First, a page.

The Bali Package, expected to be adopted by July 31, 2014, aims to speed up custom procedures and make trade easier, faster, and cheaper; allow developing countries to stockhold agricultural products for food security; and implement other provisions that help least developed countries. Trade facilitation measures alone are expected to bolster the global economy by $400 billion to $1 trillion, according to the WTO. Azevêdo, the WTO chief, said the agreement demonstrates a commitment to ultimately complete the Doha Round and should be seen as "stepping stones" toward that goal.
Are regional trade agreements a threat to the WTO?
Many countries have accelerated bilateral and regional trade negotiations as the Doha process has stalled, and pacts have been signed that include more ambitious attempts to integrate trade and legal frameworks among signatories. The largest regional negotiations in late 2013 include: the Trans-Pacific Partnership (TPP), comprising Australia, Brunei, Canada, Chile, Malaysia, Mexico, New Zealand, Peru, Singapore, Japan, the United States, and Vietnam, which together make up roughly 40 percent of global gross domestic product and about a third of world trade; and the Transatlantic Trade and Investment Partnership (TTIP), which aims to enhance trade between the United States and the EU. Smaller regional trade blocs under consideration include a common customs union between Russia, Belarus, Kazakhstan, and the Regional Comprehensive Economic Partnership, a free-trade agreement that includes China, India, Australia, South Korea, Japan, and New Zealand.
If the TPP and TTIP are successful, they would divide the world into two types of countries: "those willing to engage in substantive liberalization and those not ready to go much further than the WTO's current rules," according to a CFR Expert Brief by Jaime Zabludovsky Kuper, the president of the Mexican Council on International Relations, and Sergio Gómez Lora, the chief executive of IQOM.
The rise of new bilateral and regional free-trade agreements with the continued impasse at the WTO could further weaken negotiations as countries review offers that were already on the table. Additional trade agreements complicate global commerce by creating a "'spaghetti bowl' of multiple tariffs depending on the source of a product and, in turn, a flood of rules of origin to determine which source is to be assigned to a product," writes CFR Senior Fellow Jagdish Bhagwati in Foreign Affairs (cited in a Congressional Research Service report).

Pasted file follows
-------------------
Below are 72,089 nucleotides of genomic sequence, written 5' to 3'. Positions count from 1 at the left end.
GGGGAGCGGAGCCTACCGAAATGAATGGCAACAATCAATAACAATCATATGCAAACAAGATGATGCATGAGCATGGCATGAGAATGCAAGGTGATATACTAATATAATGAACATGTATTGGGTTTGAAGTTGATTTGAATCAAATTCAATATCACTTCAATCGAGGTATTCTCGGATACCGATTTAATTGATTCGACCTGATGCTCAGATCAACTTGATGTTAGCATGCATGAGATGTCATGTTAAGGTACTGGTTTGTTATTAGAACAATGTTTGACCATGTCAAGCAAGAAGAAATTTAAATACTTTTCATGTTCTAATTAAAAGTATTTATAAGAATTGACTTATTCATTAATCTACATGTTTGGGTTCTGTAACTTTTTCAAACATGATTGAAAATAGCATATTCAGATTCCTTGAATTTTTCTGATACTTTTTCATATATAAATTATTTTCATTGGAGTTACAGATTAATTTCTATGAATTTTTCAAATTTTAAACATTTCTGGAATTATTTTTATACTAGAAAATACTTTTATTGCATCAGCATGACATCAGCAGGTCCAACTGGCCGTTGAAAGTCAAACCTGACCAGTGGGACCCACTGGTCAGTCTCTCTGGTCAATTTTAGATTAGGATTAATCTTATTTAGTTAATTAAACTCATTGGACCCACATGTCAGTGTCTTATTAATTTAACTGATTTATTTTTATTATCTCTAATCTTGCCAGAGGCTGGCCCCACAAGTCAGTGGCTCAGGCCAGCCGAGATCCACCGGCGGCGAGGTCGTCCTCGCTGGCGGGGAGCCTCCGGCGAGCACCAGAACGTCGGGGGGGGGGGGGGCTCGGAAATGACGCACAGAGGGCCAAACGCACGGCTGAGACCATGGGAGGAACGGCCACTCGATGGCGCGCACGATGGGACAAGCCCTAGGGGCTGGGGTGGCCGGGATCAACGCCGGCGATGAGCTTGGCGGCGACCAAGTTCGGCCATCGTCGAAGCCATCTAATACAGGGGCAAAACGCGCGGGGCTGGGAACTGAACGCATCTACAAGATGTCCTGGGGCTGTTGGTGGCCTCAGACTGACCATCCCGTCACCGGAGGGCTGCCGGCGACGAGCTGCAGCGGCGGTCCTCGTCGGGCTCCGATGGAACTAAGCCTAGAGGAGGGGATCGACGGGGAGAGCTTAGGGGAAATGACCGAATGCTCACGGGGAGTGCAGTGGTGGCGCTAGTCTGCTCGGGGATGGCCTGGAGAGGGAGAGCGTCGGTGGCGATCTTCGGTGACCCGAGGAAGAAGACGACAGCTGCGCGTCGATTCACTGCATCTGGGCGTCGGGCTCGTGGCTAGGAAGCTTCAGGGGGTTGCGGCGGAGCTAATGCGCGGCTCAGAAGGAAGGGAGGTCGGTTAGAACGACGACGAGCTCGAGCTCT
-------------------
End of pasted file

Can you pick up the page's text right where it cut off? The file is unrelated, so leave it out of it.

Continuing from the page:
Have stalled trade negotiations weakened the WTO’s dispute mechanism?
One of the hallmarks of the WTO is that it provides a mechanism for countries to settle trade disputes, which has been repeatedly tested over the past two decades. Stalled negotiations at the WTO and the proliferation of regional and bilateral free-trade agreements haven't weakened this aspect of the organization. Some analysts are concerned that the mechanism might be stressed because disputes on agreements outside the WTO are brought by members to the organization to be settled.
The United States has been a complainant or respondent in almost half of the 456 disputes brought to the WTO by the end of 2012. Some of the settlements are reached relatively quickly, while others, like the dispute between the United States and the European Union over aircraft subsidies for Boeing and Airbus, dragged on for decades and the WTO ruled that both sides would receive extensive subsidies, but the scale was larger for Airbus than Boeing. Members can also join together in a challenge, such as the 2012 joint U.S.-EU-Japanese effort to force China to lift its restrictions on exports of rare earth and other minerals which are important ingredients in smartphones and other emerging industries.
Congressional Research Service
"WTO Negotiations: The Doha Development Agenda"
World Trade Organization
World Trade Report 2013
Congressional Research Service
"Dispute Settlement in the WTO: An Overview"